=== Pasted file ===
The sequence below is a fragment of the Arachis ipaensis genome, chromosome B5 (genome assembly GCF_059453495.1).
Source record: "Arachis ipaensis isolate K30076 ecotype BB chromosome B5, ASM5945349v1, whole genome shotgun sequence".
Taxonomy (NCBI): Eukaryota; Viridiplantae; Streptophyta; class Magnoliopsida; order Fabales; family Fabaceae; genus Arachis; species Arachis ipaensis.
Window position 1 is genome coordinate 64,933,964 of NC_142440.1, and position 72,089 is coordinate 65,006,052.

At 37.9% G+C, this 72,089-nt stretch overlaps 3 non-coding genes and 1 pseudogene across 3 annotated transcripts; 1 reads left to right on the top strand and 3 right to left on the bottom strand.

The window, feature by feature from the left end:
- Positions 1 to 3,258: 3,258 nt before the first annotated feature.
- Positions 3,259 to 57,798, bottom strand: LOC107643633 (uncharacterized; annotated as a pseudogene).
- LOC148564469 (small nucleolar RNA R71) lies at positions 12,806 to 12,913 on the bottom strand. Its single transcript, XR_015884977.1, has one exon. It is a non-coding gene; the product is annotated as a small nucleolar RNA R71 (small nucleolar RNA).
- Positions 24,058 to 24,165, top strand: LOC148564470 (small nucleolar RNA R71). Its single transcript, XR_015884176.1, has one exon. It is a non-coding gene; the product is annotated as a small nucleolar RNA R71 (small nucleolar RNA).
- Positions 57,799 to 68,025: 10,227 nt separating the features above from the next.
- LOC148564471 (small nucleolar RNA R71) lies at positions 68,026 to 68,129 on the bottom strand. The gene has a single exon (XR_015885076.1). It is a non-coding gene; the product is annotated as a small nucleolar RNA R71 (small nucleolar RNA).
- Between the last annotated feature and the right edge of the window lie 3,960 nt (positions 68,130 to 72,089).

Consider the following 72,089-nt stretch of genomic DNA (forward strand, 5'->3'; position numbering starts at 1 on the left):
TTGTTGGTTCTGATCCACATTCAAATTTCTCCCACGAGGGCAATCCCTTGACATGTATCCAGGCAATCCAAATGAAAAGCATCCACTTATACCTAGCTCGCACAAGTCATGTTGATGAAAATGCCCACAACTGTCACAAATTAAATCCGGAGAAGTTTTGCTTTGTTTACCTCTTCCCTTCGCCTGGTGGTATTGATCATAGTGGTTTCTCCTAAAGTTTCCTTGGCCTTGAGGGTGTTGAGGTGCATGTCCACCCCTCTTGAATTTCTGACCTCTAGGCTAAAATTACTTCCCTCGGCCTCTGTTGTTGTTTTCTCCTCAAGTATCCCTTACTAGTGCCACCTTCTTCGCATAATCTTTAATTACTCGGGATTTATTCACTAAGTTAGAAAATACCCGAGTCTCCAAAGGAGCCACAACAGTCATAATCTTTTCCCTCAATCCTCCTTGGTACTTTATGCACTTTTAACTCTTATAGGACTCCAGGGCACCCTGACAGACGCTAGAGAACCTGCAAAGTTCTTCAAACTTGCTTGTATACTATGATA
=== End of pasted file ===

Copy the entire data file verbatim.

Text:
The sequence below is a fragment of the Arachis ipaensis genome, chromosome B5 (genome assembly GCF_059453495.1).
Source record: "Arachis ipaensis isolate K30076 ecotype BB chromosome B5, ASM5945349v1, whole genome shotgun sequence".
Taxonomy (NCBI): Eukaryota; Viridiplantae; Streptophyta; class Magnoliopsida; order Fabales; family Fabaceae; genus Arachis; species Arachis ipaensis.
Window position 1 is genome coordinate 64,933,964 of NC_142440.1, and position 72,089 is coordinate 65,006,052.

At 37.9% G+C, this 72,089-nt stretch overlaps 3 non-coding genes and 1 pseudogene across 3 annotated transcripts; 1 reads left to right on the top strand and 3 right to left on the bottom strand.

The window, feature by feature from the left end:
- Positions 1 to 3,258: 3,258 nt before the first annotated feature.
- Positions 3,259 to 57,798, bottom strand: LOC107643633 (uncharacterized; annotated as a pseudogene).
- LOC148564469 (small nucleolar RNA R71) lies at positions 12,806 to 12,913 on the bottom strand. Its single transcript, XR_015884977.1, has one exon. It is a non-coding gene; the product is annotated as a small nucleolar RNA R71 (small nucleolar RNA).
- Positions 24,058 to 24,165, top strand: LOC148564470 (small nucleolar RNA R71). Its single transcript, XR_015884176.1, has one exon. It is a non-coding gene; the product is annotated as a small nucleolar RNA R71 (small nucleolar RNA).
- Positions 57,799 to 68,025: 10,227 nt separating the features above from the next.
- LOC148564471 (small nucleolar RNA R71) lies at positions 68,026 to 68,129 on the bottom strand. The gene has a single exon (XR_015885076.1). It is a non-coding gene; the product is annotated as a small nucleolar RNA R71 (small nucleolar RNA).
- Between the last annotated feature and the right edge of the window lie 3,960 nt (positions 68,130 to 72,089).

Consider the following 72,089-nt stretch of genomic DNA (forward strand, 5'->3'; position numbering starts at 1 on the left):
TTGTTGGTTCTGATCCACATTCAAATTTCTCCCACGAGGGCAATCCCTTGACATGTATCCAGGCAATCCAAATGAAAAGCATCCACTTATACCTAGCTCGCACAAGTCATGTTGATGAAAATGCCCACAACTGTCACAAATTAAATCCGGAGAAGTTTTGCTTTGTTTACCTCTTCCCTTCGCCTGGTGGTATTGATCATAGTGGTTTCTCCTAAAGTTTCCTTGGCCTTGAGGGTGTTGAGGTGCATGTCCACCCCTCTTGAATTTCTGACCTCTAGGCTAAAATTACTTCCCTCGGCCTCTGTTGTTGTTTTCTCCTCAAGTATCCCTTACTAGTGCCACCTTCTTCGCATAATCTTTAATTACTCGGGATTTATTCACTAAGTTAGAAAATACCCGAGTCTCCAAAGGAGCCACAACAGTCATAATCTTTTCCCTCAATCCTCCTTGGTACTTTATGCACTTTTAACTCTTATAGGACTCCAGGGCACCCTGACAGACGCTAGAGAACCTGCAAAGTTCTTCAAACTTGCTTGTATACTATGATA